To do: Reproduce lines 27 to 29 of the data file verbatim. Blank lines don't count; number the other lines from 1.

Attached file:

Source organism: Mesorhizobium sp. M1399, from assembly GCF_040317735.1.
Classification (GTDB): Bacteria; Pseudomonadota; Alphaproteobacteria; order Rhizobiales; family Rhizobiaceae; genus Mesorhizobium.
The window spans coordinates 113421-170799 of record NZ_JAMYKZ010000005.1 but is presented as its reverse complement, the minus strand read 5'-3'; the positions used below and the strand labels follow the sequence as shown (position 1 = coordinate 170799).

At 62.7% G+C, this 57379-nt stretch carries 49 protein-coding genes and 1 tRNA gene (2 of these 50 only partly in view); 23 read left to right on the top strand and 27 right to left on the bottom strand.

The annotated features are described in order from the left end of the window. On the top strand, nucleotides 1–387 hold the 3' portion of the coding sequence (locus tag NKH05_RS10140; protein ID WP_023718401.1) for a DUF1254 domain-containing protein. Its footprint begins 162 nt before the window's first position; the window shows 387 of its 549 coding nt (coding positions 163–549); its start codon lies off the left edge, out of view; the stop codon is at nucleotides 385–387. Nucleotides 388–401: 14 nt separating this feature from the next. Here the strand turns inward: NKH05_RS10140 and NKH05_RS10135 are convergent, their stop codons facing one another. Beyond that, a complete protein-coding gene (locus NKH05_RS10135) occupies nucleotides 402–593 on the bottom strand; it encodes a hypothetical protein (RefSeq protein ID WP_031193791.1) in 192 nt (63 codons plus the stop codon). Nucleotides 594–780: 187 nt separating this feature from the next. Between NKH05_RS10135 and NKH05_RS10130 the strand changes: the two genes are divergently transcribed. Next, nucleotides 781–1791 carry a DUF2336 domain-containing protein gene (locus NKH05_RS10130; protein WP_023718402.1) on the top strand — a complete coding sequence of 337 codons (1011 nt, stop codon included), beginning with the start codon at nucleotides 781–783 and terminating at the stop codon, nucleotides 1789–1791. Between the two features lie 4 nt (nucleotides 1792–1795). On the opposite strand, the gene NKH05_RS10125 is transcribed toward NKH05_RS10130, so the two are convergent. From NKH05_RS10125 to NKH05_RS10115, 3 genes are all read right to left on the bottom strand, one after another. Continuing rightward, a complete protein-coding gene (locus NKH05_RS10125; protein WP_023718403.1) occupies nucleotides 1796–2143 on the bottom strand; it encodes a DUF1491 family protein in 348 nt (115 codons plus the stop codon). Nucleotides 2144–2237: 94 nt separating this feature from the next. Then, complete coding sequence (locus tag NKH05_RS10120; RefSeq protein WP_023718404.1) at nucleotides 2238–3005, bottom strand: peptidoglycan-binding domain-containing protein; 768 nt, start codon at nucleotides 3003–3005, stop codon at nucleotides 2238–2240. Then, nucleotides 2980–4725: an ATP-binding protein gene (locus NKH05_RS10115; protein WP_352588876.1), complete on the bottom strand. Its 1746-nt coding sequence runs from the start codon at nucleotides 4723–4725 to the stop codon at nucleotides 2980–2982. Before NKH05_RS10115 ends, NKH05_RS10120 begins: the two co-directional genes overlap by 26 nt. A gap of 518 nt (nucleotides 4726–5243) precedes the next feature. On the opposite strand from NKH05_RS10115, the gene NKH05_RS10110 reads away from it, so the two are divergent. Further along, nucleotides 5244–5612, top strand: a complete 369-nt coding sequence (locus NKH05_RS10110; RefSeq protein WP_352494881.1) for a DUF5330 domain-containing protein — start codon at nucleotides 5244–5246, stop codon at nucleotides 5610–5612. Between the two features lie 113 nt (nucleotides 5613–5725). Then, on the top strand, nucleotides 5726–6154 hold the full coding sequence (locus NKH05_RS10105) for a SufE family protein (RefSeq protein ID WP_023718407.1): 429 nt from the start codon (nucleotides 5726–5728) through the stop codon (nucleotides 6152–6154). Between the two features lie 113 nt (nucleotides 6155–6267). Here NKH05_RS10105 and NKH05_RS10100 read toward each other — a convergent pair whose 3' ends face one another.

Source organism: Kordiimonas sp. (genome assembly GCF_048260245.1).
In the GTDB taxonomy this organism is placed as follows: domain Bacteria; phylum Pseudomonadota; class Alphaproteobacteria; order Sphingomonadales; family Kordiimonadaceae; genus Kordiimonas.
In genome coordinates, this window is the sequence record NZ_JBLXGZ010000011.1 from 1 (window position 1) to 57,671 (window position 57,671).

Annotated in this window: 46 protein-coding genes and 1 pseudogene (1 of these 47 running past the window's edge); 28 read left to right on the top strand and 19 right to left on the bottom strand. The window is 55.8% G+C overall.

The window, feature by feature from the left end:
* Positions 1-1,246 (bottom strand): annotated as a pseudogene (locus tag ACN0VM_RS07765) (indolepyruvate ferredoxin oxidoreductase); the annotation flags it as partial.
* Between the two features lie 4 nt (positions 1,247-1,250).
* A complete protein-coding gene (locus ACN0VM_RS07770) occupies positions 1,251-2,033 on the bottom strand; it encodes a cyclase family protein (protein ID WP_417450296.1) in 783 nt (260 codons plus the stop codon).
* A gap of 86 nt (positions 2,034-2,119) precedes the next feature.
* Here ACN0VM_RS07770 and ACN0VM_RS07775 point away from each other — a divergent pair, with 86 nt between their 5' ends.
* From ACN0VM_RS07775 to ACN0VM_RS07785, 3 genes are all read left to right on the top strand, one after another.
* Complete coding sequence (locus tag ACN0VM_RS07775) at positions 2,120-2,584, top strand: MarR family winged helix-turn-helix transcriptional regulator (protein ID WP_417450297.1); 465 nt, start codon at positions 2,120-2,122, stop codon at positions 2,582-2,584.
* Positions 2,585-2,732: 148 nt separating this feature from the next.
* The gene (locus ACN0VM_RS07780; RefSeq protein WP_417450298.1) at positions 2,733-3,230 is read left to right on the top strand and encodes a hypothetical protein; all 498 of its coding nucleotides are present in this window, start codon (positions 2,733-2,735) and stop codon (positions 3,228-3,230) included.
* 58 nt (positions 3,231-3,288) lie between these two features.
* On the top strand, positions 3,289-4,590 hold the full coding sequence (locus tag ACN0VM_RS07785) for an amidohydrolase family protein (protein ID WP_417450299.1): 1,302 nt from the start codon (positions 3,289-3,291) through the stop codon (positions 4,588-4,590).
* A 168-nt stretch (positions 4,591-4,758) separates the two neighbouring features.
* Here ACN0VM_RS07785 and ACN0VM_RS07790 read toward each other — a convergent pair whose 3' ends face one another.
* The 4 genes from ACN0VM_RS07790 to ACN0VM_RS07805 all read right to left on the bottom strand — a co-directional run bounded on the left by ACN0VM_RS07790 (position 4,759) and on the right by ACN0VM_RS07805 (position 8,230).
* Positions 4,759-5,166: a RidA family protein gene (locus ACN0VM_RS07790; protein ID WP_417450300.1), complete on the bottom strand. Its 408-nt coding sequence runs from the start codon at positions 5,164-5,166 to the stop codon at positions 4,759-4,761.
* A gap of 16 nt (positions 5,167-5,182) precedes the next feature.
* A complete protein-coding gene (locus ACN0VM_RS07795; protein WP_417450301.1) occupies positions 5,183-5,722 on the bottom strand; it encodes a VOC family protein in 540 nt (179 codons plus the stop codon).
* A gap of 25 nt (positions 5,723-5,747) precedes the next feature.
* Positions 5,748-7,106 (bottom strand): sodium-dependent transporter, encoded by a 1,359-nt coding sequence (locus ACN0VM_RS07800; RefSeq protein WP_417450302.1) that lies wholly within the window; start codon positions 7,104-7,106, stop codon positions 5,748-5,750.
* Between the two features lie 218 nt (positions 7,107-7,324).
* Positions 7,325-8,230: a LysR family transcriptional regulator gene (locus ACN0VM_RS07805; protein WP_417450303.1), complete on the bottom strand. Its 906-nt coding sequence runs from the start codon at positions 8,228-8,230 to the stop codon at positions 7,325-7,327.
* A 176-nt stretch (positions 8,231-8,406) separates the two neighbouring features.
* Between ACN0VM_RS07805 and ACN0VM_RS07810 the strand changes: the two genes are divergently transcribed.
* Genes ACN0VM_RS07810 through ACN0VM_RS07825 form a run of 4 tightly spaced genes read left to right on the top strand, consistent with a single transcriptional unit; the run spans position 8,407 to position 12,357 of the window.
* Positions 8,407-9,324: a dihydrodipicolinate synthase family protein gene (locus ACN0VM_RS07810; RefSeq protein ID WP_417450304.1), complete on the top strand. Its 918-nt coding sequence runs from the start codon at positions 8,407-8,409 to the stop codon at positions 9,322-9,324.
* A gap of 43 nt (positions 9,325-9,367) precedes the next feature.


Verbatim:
* A complete protein-coding gene (locus ACN0VM_RS07795; protein WP_417450301.1) occupies positions 5,183-5,722 on the bottom strand; it encodes a VOC family protein in 540 nt (179 codons plus the stop codon).
* A gap of 25 nt (positions 5,723-5,747) precedes the next feature.
* Positions 5,748-7,106 (bottom strand): sodium-dependent transporter, encoded by a 1,359-nt coding sequence (locus ACN0VM_RS07800; RefSeq protein WP_417450302.1) that lies wholly within the window; start codon positions 7,104-7,106, stop codon positions 5,748-5,750.